(Annie Dillard [source])

and:

The relation between what we see and what we know is never settled. Each evening we see the sun set. We know that the earth is turning away from it. Yet the knowledge, the explanation, never quite fits the sight.

(John Berger [source])

and:

Alcaic

This forest in May. It haunts my whole life:
the invisible moving van. Singing birds.
In silent pools, mosquito larvae’s
furiously dancing question marks.

I escape to the same places and same words.
Cold breeze from the sea, the ice-dragon’s licking
the back of my neck while the sun glares.
The moving van is burning with cool flames.

(Tomas Tranströmer [source])

[Read more…]

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A New Writing, Um… Adventure

'Deep Roots Magazine' logo (2017)The old-time followers of RAMH probably know about this already, via other means. But I thought casual visitors here might be interested in a new outlet for my writing about music: as of this week, I’ve been brought into the fold at Deep Roots Magazine.

As you might guess from the name of both the magazine’s current incarnation and its original one — The Bluegrass Special — the site focuses on music, particularly music with roots in American history: folk, country, bluegrass, blues, and all the many spin-off genres and sub-genres (folk rock, singer-songwriter, soul, and so on). But as you can see from even a cursory poking-about there, the Deep Roots mission is quite broad. Heck, you don’t even have to poke about; just read the sub-title/tagline: Roots Music & Meaningful Matters. If you’re really an old-timer, you may have noticed RAMH‘s own original tagline, back in 2008:

Original (2008) RAMH tagline, courtesy of the Internet Wayback Machine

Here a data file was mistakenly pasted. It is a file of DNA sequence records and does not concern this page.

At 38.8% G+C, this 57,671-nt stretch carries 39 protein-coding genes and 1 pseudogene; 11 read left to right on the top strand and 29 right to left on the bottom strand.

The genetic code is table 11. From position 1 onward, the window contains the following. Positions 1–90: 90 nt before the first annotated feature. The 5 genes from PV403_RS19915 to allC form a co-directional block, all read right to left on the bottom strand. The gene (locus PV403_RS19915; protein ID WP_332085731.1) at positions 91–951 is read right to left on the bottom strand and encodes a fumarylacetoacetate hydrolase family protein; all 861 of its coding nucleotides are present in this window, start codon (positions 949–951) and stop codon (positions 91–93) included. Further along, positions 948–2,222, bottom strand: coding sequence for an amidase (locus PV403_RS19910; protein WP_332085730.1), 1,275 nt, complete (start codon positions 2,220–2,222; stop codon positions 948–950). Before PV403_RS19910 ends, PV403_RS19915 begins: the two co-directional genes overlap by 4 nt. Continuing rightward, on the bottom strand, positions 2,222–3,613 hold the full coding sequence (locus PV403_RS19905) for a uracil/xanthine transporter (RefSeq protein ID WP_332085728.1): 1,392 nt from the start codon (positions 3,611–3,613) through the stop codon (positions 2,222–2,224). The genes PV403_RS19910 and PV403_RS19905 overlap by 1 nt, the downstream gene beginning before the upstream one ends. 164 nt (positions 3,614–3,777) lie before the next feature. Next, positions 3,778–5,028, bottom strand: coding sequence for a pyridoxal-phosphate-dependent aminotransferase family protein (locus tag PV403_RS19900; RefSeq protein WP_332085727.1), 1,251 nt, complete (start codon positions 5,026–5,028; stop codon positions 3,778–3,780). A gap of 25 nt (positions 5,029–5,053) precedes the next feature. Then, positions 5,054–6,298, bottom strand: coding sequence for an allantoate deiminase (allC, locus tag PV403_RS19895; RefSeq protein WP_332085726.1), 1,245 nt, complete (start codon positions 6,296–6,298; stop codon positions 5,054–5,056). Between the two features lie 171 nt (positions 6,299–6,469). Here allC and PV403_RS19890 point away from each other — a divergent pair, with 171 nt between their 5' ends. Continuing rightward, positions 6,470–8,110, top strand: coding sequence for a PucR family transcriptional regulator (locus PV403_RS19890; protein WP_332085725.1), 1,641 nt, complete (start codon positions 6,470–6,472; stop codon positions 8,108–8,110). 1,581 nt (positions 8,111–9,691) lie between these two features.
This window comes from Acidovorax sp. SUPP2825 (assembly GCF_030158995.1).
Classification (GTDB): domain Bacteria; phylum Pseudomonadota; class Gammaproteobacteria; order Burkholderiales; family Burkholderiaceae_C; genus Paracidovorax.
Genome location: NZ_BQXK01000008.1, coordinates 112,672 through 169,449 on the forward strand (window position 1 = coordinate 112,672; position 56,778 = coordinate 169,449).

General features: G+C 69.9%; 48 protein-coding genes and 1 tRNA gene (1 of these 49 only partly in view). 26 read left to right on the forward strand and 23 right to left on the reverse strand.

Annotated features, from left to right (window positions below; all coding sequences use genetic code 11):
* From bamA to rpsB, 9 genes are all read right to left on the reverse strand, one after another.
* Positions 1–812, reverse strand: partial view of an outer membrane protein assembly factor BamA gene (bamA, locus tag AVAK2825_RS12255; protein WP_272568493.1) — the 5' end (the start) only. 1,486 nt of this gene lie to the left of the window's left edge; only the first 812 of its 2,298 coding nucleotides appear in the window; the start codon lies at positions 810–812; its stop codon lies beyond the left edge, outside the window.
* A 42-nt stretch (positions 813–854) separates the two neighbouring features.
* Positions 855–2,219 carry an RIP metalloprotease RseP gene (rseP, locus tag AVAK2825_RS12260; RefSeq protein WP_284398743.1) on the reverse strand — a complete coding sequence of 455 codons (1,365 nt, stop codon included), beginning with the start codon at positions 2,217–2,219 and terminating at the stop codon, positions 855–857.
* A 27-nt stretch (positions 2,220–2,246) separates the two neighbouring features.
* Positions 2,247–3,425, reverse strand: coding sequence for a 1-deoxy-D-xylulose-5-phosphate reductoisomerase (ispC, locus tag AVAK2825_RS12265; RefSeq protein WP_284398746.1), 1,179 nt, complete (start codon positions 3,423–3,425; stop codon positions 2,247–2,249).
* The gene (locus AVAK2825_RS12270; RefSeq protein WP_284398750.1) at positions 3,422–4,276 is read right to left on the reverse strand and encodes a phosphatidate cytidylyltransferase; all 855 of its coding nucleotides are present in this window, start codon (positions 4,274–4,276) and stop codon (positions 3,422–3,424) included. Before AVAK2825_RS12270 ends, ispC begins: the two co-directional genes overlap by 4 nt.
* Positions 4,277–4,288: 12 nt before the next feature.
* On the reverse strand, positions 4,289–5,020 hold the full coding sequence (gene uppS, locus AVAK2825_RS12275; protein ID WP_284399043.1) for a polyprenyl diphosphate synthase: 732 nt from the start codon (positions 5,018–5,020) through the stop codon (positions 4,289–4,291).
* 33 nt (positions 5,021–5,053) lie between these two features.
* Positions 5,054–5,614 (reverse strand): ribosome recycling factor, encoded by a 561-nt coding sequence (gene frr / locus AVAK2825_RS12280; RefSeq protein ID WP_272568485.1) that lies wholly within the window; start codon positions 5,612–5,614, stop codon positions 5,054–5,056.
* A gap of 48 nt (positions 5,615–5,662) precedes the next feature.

That feels like a bit of happy serendipity to me now.

Yes, Deep Roots still covers roots music (etc.). However, it also regularly features classical music; jazz; gospel; children’s literature (reprinting content from old RAMH favorite Seven Impossible Things Before Breakfast); and, well, evidently pretty much anything else that its editors might consider culturally meaningful. (Among its wide-ranging departments: the “Charlie Chaplin Moment” series; “Away Out There,” posts about astronomy; and “Talking Animals,” regular material offered by the host of the NPR show of the same name, about pets and other animals… You can see why the site appeals to me even without my actual participation in it.)

My own brief, at the moment anyhow, is to cover… well, to cover… um… well, I guess you could say to do pretty much a deeper, broader, meatier version of what I’ve been doing with music here. Yes, I’ll be continuing to pursue my primary genre of choice in recent years — roots, a/k/a (not entirely accurately) “Americana.” My first Deep Roots feature is a full-blown review of Sarah Beatty’s Bandit Queen album, released in February. (My RAMH post about the title song’s acoustic version appeared here, shortly before its official release date.)

  • My inaugural Deep Roots Magazine feature: “Songs From the Heart and the Headlines” (Sarah Beatty and Bandit Queen)
  • For even more details about Sarah Beatty and her music, also see the annotated version of my full email interview with Sarah Beatty, here at RAMH